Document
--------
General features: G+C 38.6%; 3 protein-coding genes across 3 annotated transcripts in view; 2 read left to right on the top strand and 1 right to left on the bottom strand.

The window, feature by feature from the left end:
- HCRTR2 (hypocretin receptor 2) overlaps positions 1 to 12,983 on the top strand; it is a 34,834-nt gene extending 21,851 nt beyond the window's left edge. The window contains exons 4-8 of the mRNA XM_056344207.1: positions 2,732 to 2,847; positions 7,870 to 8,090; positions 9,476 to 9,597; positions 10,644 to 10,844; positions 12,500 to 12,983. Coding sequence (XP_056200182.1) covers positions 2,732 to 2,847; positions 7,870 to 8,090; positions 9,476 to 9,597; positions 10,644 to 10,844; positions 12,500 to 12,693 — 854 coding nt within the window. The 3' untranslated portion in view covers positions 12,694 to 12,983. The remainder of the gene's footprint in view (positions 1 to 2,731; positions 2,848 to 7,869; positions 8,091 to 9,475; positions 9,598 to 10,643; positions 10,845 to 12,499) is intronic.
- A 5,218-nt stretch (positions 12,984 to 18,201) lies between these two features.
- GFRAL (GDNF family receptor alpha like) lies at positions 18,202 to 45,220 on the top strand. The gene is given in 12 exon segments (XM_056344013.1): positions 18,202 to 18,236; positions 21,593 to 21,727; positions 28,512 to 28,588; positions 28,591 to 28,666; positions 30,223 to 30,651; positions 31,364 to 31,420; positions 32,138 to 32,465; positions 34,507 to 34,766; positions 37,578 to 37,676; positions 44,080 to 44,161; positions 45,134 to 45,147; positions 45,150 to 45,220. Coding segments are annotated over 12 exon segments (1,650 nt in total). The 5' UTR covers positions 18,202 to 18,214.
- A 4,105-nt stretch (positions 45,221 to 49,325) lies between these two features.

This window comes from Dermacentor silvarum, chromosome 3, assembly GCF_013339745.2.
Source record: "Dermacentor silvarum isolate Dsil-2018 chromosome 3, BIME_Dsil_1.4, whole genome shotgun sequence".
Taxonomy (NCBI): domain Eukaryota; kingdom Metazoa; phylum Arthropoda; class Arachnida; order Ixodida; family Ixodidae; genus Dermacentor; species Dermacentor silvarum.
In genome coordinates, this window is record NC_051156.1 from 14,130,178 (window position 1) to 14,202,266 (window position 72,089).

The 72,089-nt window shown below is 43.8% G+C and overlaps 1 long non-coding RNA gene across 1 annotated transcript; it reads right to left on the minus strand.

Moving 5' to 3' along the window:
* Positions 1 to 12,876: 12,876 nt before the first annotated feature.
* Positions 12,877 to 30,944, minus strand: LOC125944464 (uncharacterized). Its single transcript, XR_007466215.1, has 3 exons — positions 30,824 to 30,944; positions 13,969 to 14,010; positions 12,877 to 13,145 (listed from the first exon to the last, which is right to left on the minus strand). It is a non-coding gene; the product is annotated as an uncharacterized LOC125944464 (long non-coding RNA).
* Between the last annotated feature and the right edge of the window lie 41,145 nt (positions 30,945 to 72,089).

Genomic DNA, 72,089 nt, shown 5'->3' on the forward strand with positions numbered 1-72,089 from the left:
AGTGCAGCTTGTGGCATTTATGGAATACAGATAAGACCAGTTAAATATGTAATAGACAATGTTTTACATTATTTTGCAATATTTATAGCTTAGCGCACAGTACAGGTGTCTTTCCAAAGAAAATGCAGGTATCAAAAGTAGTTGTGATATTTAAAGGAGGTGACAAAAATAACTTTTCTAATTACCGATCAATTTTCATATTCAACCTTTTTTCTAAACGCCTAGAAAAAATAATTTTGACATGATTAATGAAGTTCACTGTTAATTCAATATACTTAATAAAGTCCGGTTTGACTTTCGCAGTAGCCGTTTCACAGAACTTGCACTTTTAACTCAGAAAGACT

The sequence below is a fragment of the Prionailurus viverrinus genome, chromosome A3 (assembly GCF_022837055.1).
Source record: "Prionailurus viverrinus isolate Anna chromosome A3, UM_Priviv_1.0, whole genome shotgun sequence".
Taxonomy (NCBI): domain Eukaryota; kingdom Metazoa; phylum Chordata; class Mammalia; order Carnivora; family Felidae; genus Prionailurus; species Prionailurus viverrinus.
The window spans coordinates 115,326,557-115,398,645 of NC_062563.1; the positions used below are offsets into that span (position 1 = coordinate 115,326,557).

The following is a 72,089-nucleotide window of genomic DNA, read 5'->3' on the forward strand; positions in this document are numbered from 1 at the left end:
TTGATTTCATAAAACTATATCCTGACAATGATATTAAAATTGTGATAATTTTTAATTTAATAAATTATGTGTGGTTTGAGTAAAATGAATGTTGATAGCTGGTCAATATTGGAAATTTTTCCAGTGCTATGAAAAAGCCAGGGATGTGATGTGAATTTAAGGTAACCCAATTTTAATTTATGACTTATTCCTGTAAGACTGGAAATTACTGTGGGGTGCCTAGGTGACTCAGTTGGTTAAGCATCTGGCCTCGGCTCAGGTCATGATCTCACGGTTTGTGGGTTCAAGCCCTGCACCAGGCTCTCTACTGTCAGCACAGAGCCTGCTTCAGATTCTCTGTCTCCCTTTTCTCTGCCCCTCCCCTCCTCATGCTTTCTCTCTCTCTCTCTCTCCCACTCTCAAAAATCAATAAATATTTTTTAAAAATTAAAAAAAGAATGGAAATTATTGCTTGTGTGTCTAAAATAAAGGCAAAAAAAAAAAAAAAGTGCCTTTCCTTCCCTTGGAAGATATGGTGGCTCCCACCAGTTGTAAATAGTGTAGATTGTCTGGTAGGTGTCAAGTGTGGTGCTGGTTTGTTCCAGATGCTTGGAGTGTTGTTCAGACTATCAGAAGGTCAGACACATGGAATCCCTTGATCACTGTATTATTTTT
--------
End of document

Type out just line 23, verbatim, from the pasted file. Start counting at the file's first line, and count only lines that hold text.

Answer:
TTGATTTCATAAAACTATATCCTGACAATGATATTAAAATTGTGATAATTTTTAATTTAATAAATTATGTGTGGTTTGAGTAAAATGAATGTTGATAGCTGGTCAATATTGGAAATTTTTCCAGTGCTATGAAAAAGCCAGGGATGTGATGTGAATTTAAGGTAACCCAATTTTAATTTATGACTTATTCCTGTAAGACTGGAAATTACTGTGGGGTGCCTAGGTGACTCAGTTGGTTAAGCATCTGGCCTCGGCTCAGGTCATGATCTCACGGTTTGTGGGTTCAAGCCCTGCACCAGGCTCTCTACTGTCAGCACAGAGCCTGCTTCAGATTCTCTGTCTCCCTTTTCTCTGCCCCTCCCCTCCTCATGCTTTCTCTCTCTCTCTCTCTCCCACTCTCAAAAATCAATAAATATTTTTTAAAAATTAAAAAAAGAATGGAAATTATTGCTTGTGTGTCTAAAATAAAGGCAAAAAAAAAAAAAAAGTGCCTTTCCTTCCCTTGGAAGATATGGTGGCTCCCACCAGTTGTAAATAGTGTAGATTGTCTGGTAGGTGTCAAGTGTGGTGCTGGTTTGTTCCAGATGCTTGGAGTGTTGTTCAGACTATCAGAAGGTCAGACACATGGAATCCCTTGATCACTGTATTATTTTT